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Study Shows Tough Vehicle Emissions Standards Benefit Human Health

May 12, 2011

LOS ANGELES – The American Lung Association in California published a report, called “The Road to Clean Air,” that shows tougher vehicle emissions standards could help California avoid at least $7.2 billion per year in health and other societal costs.

The report said these standards would help the state reduce all major air pollution-related health impacts – from asthma attacks, premature deaths and hospitalizations to lost work and school days – by 70 percent, if the overall fleet of vehicles on California roads are converted to the next generation of cleaner, more efficient vehicles by 2025.

The report said new “Advanced Clean Air” standards, set to go into effect in 2017, will annually help avoid the following illnesses and deaths across the fleet of vehicles operating in the state:

  • 400 – 420  premature deaths avoided
  • 8,075 – 8,440 asthma attacks and lower respiratory symptoms avoided
  • 181,000 – 190,000 acute and other respiratory symptoms avoided
  • 390 – 405 heart attacks avoided
  • 420 – 440 respiratory ER visits and cardio/respiratory hospitalizations avoided
  • 28,100 – 29,300 lost work days avoided
  • 8,800-9,500 missed school days avoided
  • $7.2-$8.1 billion in healthcare, environmental damage and societal damages avoided

The new standards include smog and particle pollution controls, greenhouse gas emission standards, and an “aggressive” zero emission vehicle requirement

“Ninety percent of Californians live in areas with unhealthy air according to the American Lung Association State of the Air report,” said Jane Warner, President and CEO of the American Lung Association in California. “Pollution from passenger cars and trucks is largely responsible for our dirty air and its huge health toll. Our new study reveals the benefits in lives and dollars saved by adopting tough vehicle emission and technology standards.”

The state currently is drafting the Advanced Clean Car standards, which update and link several existing programs aimed at reducing pollution from vehicles, including the Low-Emission Vehicle program, the Zero-Emission Vehicle program and the greenhouse gas emission reduction program (often called Pavley standards), and plans to release a draft this fall.

“There are few needs as urgent as making sure that the air we breathe in California isn’t making us sick and contributing to escalating health care costs,” says David T. Cooke, M.D., member of the Lung Association Board and Assistant Professor of Thoracic Surgery at the UC Davis Medical Center in Sacramento. “California has an opportunity to dramatically reduce the human toll of cars by adopting strong Clean Car standards and accelerating the introduction of zero emission vehicles in the next round of rulemaking.”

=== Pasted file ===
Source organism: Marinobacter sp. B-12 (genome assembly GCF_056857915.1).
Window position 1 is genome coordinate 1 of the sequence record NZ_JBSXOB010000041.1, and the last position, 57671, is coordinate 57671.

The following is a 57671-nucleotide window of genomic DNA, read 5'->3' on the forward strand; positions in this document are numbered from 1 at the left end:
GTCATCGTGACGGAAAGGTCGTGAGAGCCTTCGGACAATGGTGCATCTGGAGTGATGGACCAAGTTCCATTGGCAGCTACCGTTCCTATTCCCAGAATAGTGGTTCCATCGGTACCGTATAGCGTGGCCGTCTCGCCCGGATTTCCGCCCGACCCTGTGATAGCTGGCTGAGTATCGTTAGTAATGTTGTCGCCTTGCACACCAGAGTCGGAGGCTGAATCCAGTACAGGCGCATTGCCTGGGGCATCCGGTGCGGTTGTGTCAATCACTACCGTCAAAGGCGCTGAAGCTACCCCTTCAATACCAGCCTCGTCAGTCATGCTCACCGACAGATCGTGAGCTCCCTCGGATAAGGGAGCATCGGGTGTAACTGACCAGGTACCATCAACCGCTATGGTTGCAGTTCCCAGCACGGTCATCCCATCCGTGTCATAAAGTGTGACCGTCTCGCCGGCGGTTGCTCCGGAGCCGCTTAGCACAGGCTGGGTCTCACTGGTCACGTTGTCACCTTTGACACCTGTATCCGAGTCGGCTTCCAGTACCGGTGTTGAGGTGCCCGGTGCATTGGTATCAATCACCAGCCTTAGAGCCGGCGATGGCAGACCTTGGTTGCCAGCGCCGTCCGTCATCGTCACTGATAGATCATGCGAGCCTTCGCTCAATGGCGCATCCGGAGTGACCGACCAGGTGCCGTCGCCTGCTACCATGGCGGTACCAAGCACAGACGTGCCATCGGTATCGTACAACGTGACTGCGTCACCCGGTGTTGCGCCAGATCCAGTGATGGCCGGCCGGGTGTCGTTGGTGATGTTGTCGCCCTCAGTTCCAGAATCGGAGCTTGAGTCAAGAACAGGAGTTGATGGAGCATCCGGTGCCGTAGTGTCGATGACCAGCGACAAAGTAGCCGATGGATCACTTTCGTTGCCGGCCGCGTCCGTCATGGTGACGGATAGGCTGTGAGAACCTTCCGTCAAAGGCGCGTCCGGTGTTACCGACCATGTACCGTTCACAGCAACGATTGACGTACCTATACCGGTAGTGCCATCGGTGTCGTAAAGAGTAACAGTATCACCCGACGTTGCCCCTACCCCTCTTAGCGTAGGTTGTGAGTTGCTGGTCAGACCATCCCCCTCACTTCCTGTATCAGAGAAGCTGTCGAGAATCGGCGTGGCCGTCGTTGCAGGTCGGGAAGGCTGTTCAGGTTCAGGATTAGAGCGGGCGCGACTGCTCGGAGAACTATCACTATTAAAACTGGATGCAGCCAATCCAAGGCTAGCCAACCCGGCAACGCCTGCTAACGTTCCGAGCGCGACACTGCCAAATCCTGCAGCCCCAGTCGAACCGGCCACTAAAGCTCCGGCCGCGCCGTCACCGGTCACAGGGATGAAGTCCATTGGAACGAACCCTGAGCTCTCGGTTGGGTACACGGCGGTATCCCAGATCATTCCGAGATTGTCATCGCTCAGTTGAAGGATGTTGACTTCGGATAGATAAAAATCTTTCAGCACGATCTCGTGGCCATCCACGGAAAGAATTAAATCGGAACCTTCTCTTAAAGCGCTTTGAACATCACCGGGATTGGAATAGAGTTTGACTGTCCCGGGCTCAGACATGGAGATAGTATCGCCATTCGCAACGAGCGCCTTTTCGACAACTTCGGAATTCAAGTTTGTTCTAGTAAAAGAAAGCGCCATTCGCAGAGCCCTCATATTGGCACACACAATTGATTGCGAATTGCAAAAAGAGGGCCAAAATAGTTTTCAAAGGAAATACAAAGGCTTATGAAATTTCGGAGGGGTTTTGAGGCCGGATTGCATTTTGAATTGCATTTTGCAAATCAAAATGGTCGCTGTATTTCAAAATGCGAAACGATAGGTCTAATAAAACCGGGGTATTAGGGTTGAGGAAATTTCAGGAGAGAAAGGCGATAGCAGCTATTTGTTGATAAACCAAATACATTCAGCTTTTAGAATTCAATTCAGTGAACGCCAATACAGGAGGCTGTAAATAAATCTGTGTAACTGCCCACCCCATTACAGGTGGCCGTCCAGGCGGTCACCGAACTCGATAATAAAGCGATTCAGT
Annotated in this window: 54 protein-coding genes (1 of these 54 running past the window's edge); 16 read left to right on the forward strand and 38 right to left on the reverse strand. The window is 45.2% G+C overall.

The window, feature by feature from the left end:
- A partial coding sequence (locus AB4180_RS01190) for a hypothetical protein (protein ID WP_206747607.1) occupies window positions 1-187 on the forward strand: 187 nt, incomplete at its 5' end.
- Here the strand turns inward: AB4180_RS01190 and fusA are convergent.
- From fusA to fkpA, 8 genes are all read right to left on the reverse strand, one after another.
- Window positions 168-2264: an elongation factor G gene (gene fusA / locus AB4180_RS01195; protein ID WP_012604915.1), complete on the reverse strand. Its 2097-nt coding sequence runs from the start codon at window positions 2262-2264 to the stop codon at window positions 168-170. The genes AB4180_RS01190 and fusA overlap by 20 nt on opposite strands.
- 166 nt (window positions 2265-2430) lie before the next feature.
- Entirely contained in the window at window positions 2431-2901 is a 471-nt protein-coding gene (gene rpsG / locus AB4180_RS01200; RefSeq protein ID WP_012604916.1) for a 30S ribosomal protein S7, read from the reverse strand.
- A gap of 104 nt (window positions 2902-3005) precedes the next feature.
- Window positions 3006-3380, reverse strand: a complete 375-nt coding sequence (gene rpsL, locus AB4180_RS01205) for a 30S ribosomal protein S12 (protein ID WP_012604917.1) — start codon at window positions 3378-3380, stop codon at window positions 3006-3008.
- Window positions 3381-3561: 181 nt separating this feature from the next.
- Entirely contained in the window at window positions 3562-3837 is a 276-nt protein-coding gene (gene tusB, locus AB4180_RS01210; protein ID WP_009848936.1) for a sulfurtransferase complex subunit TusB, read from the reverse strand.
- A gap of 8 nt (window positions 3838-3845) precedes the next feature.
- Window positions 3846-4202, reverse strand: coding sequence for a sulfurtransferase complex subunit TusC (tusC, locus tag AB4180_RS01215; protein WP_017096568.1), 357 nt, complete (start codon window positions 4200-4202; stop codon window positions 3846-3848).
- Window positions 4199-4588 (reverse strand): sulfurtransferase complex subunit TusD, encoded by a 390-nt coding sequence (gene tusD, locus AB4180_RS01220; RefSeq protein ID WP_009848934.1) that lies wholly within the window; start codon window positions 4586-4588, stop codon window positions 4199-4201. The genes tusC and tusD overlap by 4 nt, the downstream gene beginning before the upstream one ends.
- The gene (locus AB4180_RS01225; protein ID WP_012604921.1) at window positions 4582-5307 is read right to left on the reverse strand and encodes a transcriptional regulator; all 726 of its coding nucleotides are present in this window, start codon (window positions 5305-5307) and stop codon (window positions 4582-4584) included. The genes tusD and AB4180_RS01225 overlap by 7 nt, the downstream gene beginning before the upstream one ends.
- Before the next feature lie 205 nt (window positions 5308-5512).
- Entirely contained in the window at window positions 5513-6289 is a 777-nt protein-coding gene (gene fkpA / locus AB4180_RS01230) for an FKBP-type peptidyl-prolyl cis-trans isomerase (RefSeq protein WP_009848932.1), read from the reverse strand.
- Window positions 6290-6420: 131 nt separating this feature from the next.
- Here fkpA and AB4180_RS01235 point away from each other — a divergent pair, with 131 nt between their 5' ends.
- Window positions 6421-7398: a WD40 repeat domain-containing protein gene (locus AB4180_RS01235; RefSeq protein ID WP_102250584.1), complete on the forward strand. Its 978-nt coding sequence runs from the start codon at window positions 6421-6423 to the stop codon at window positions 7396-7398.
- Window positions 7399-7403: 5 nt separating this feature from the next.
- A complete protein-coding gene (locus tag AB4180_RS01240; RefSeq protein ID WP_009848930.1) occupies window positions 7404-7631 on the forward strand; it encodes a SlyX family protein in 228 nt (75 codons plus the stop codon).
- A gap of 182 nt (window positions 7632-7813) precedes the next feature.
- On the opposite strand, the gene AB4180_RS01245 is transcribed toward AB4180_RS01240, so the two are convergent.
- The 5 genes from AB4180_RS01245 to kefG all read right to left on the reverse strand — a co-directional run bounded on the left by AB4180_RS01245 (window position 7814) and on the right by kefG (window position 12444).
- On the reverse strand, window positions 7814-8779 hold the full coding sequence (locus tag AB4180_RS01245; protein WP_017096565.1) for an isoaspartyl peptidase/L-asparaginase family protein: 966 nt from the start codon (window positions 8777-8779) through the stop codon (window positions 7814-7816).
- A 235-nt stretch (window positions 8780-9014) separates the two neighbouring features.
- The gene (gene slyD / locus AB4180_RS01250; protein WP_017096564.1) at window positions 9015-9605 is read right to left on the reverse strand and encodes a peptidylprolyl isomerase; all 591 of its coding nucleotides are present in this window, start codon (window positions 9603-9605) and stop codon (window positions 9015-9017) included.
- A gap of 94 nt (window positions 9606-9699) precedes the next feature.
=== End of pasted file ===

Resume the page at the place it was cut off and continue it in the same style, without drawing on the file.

The Road to Clean Air report finds that under current standards (which apply to passenger vehicles through model year 2016), vehicles on the road in 2025 will generate over 270 tons per day of smog forming pollutants and cause $14.5 billion per year in health and societal costs, including $5 billion per year in public health costs and thousands of cases of illness.

Converting the fleet to cleaner, more efficient vehicles would avoid as much as 190 tons per day, or over 70 percent, of these smog forming emissions. Considering that California still has a long way to go in achieving smog levels low enough to meet federal clean air standards, adopting the strongest possible clean car regulations is critical.

On an individual basis, the American Lung Association in California report finds that an average car under current standards will cause more than $4,700 in health, environmental and societal damage over its lifetime – the equivalent to $1.19 in damage per gallon of gasoline, or about $20 per fill-up.

In order to reduce vehicle impacts on human health, the American Lung Association in California finds that the California Air Resources Board must adopt strong Advanced Clean Car Standards for the passenger vehicle fleet for 2017-2025 that will include the following requirements for new cars:

  • Achieve a 75 percent reduction in smog-forming emissions and place stringent controls on particle pollution from vehicles
  • Achieve, at minimum, an overall 45 percent (6 percent per year) reduction in greenhouse gas emissions from vehicles
  • Achieve a new car fleet mix that includes at least 20 percent zero emission vehicles

The state is expected to adopt its new standards in November 2011. To view the full report, go to

Study Methodology

The American Lung Association in California commissioned a study to compare the emissions, public health, and greenhouse gas benefits that will result from current vehicle emission standards (LEV II for smog-forming emissions and Pavley I for greenhouse gas emissions) to the benefits that can be achieved from the next generation of vehicle standards (LEV III, Pavley II), including strong zero emission vehicle (ZEV) requirements being considered this year.  Vehicle emission reductions result from decreases in tailpipe, on board, and upstream emissions.

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